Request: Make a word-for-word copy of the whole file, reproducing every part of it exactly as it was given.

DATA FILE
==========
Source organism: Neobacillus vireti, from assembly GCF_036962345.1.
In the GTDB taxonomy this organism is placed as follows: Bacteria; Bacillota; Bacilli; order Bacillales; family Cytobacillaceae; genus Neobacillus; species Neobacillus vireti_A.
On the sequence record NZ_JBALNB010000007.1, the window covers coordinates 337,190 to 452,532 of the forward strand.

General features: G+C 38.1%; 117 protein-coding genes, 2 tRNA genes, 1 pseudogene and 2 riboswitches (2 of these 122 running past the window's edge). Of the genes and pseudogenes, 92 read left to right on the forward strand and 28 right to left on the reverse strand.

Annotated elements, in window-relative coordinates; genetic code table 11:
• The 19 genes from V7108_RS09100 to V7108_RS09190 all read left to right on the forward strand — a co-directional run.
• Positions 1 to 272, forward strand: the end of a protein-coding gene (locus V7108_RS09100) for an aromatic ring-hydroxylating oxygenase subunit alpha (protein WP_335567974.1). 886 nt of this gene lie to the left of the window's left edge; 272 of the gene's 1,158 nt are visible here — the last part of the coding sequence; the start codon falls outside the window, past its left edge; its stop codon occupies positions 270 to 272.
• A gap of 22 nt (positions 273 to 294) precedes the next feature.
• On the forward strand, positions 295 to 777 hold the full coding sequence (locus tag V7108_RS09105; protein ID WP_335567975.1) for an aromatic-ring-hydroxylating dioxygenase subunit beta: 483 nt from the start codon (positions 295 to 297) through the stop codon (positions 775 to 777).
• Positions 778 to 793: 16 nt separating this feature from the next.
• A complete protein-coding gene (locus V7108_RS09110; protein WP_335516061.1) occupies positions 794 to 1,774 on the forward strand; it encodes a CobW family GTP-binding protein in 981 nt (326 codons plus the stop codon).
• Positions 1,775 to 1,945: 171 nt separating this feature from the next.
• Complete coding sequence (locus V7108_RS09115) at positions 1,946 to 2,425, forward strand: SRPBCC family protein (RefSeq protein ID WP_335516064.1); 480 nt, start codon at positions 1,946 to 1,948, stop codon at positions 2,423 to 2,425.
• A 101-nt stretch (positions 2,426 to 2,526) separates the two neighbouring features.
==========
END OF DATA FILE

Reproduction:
Source organism: Neobacillus vireti, from assembly GCF_036962345.1.
In the GTDB taxonomy this organism is placed as follows: Bacteria; Bacillota; Bacilli; order Bacillales; family Cytobacillaceae; genus Neobacillus; species Neobacillus vireti_A.
On the sequence record NZ_JBALNB010000007.1, the window covers coordinates 337,190 to 452,532 of the forward strand.

General features: G+C 38.1%; 117 protein-coding genes, 2 tRNA genes, 1 pseudogene and 2 riboswitches (2 of these 122 running past the window's edge). Of the genes and pseudogenes, 92 read left to right on the forward strand and 28 right to left on the reverse strand.

Annotated elements, in window-relative coordinates; genetic code table 11:
• The 19 genes from V7108_RS09100 to V7108_RS09190 all read left to right on the forward strand — a co-directional run.
• Positions 1 to 272, forward strand: the end of a protein-coding gene (locus V7108_RS09100) for an aromatic ring-hydroxylating oxygenase subunit alpha (protein WP_335567974.1). 886 nt of this gene lie to the left of the window's left edge; 272 of the gene's 1,158 nt are visible here — the last part of the coding sequence; the start codon falls outside the window, past its left edge; its stop codon occupies positions 270 to 272.
• A gap of 22 nt (positions 273 to 294) precedes the next feature.
• On the forward strand, positions 295 to 777 hold the full coding sequence (locus tag V7108_RS09105; protein ID WP_335567975.1) for an aromatic-ring-hydroxylating dioxygenase subunit beta: 483 nt from the start codon (positions 295 to 297) through the stop codon (positions 775 to 777).
• Positions 778 to 793: 16 nt separating this feature from the next.
• A complete protein-coding gene (locus V7108_RS09110; protein WP_335516061.1) occupies positions 794 to 1,774 on the forward strand; it encodes a CobW family GTP-binding protein in 981 nt (326 codons plus the stop codon).
• Positions 1,775 to 1,945: 171 nt separating this feature from the next.
• Complete coding sequence (locus V7108_RS09115) at positions 1,946 to 2,425, forward strand: SRPBCC family protein (RefSeq protein ID WP_335516064.1); 480 nt, start codon at positions 1,946 to 1,948, stop codon at positions 2,423 to 2,425.
• A 101-nt stretch (positions 2,426 to 2,526) separates the two neighbouring features.